Everything going on today with hurricanes and such makes it is a great time to talk about disaster recovery planning. We mention it all the time but this episode is going to be just about what DR/BC means and what you can do to be prepared in advance. So, this episode covers disaster recovery planning under HIPAA but any business can learn from our discussion!

HIPAA For MSPs by David Sims Disaster Recovery Planning Under HIPAA
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What is DR/BC Planning?

  • DR – how can we recover our operating assets and positions after a disaster of any kind.
  • BC – how do we keep our business running while we recover

I have a backup so I am ok, right?


Who should do it?

  • All businesses – micro to enterprise
  • Family planning is a good idea too

Is this another big expense?

  • You can have plans for very little money and very expensive ones
  • Resources are available all over the place
    • companies who help you do it or do it for you
    • free templates and instructions – Ready.gov/business
      • Plan to stay in business

What is involved in building and maintaining DR/BC plans?

  • Write it down.
  • Think of the unthinkable and work from that point backwards.
  • Discuss it with everyone – you never know who might think of something or have a very helpful idea
  • Test and review it if you don’t use it
  • Review it and update it after tests and especially after you had to use it

General elements of Disaster Recovery Planning

  • Recovery priorities

    • Protecting all of your assets during and after the disaster plus throughout the BC time periods
    • Seeing patients
    • Access to EHR
    • Billing for the work being done during the disaster – are you going to have no income during that time?
    • Helping your clients see patients and access EHR
    • Setting up alternate sites
    • Rebuilding or repairing damaged facilities
  • Plan objectives

    • Minimize the impact to your patients, employees, clients, and your business
    • Minimum requirements for all planning – HIPAA, etc.
    • Disaster preparation strategy
    • Response strategy
    • Time frames for recovery of each area
    • Maintaining business viability
  • Communication

    • Written plan accessible to everyone before, during, and after the disaster
    • How will you advise all parties from the alert and implementation throughout the process
    • Who manages “command central” with all information
    • Decisions made need immediate access to team and resources
    • If everyone is evacuated how do you communicate with each other
    • Call tree, password protected page on your website, etc.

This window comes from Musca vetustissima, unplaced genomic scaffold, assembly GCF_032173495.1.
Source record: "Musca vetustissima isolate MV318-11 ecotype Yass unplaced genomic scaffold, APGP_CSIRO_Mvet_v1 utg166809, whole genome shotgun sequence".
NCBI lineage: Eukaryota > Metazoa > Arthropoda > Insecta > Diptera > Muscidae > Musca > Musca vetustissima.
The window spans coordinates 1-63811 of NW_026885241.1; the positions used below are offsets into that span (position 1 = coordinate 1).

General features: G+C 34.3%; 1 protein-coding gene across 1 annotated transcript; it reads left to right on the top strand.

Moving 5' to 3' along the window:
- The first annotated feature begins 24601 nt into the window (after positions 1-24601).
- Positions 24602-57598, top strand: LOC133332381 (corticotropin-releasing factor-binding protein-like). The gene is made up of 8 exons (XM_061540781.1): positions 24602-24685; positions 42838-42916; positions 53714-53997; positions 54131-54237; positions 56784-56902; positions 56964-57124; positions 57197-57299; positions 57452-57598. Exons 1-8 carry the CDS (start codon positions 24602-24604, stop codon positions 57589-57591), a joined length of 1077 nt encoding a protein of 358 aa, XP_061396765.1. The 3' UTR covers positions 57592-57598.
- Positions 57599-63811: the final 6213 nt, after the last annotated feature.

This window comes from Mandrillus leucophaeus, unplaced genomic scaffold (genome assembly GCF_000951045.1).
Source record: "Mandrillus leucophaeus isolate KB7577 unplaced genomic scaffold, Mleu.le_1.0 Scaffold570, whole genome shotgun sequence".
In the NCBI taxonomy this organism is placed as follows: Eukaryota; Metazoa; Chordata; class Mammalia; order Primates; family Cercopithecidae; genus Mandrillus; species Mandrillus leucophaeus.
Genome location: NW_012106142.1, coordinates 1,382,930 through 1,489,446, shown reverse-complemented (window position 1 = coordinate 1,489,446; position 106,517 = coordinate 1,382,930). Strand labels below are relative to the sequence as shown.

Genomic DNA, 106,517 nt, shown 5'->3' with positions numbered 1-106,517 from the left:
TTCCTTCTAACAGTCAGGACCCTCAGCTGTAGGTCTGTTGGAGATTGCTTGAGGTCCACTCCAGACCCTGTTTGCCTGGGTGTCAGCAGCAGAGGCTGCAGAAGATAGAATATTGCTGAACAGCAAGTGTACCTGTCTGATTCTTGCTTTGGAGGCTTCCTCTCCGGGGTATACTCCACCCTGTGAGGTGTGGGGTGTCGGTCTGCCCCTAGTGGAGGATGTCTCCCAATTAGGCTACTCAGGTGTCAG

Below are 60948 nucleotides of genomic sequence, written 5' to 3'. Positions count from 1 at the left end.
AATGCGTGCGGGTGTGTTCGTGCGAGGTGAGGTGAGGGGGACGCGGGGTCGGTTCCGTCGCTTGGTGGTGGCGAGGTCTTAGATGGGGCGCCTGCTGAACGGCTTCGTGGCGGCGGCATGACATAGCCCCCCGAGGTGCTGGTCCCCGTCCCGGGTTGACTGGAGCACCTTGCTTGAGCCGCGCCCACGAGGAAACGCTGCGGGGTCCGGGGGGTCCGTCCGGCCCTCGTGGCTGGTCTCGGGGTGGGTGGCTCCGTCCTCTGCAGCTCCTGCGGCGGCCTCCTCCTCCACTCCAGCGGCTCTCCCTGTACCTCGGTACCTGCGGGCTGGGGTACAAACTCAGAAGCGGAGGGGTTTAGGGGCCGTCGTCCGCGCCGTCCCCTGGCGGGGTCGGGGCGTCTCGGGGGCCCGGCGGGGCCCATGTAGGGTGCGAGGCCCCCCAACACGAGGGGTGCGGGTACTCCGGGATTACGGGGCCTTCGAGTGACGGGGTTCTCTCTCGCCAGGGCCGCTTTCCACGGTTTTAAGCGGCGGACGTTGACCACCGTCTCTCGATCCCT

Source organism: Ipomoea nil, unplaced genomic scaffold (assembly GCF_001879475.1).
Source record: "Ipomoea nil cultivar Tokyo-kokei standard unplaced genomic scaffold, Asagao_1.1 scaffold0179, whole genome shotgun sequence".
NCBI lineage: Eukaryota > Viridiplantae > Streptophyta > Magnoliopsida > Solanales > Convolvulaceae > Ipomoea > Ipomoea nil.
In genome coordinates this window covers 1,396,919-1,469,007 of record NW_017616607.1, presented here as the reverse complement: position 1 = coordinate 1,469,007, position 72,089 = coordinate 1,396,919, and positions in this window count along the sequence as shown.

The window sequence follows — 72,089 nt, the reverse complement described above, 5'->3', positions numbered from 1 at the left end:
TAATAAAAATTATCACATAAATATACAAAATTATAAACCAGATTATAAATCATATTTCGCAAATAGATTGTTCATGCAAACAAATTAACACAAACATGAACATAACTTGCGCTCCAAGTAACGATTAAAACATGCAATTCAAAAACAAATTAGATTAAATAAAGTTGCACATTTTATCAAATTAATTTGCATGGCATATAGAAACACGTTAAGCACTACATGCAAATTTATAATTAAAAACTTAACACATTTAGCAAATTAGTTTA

• Decision process or list

    • Everyone is stressed, what do you want to be sure you think about all along the way
  • Roles for teams

    • Who makes the decisions in different areas
      • Execs and money folks down to people on the front lines
      • What is the “org chart” in case of injuries or worse to members of the team who will step up
    • Who will do damage analysis and evaluate where you are and what needs to be done.
      • They will need to be the first on the scene so make sure they know how to make that happen
    • Who will communicate with the media, public, patients, etc.
    • Use your priorities and objectives and make someone in charge of knowing the details of those elements
    • Someone to deal with the money – it isn’t like you will just get a check
    • Someone assigned specifically to IT
      • An IT plan with details should be built separately
      • Where are the backups?
      • Where can we co-locate
      • Do you have a hot site or a plan to set up an alternate site
  • Preparation checklists

    • Flashlights
    • Batteries
    • Charge EVERYTHING
    • Generators
    • Food and water supplies
    • First aid supplies
    • A “go bag” for each employee or each team
    • Furniture, supplies, and equipment needed for temp site AND a rebuild
    • Software that needs to be up and running in what order
  • Other plan elements

    • Confirm contact names and numbers for FEMA, insurance provider, local medical and law enforcement hotlines as well as all employees
    • Critical business vendors and contractors that you plan to rely on need to know that you are counting on them – maybe they aren’t planning to do that for you
      • Review with staff during regular training and meetings from time to time
      • Desktop review with your team
    • Time frames
      • What needs to happen in the first 8 hours, next 8 hours, etc.
      • Plan for being affected for 1 day, 5 days, 2 weeks, months, etc.
    • Alternate site details and equipment plans
      • Power
      • Internet
      • Communications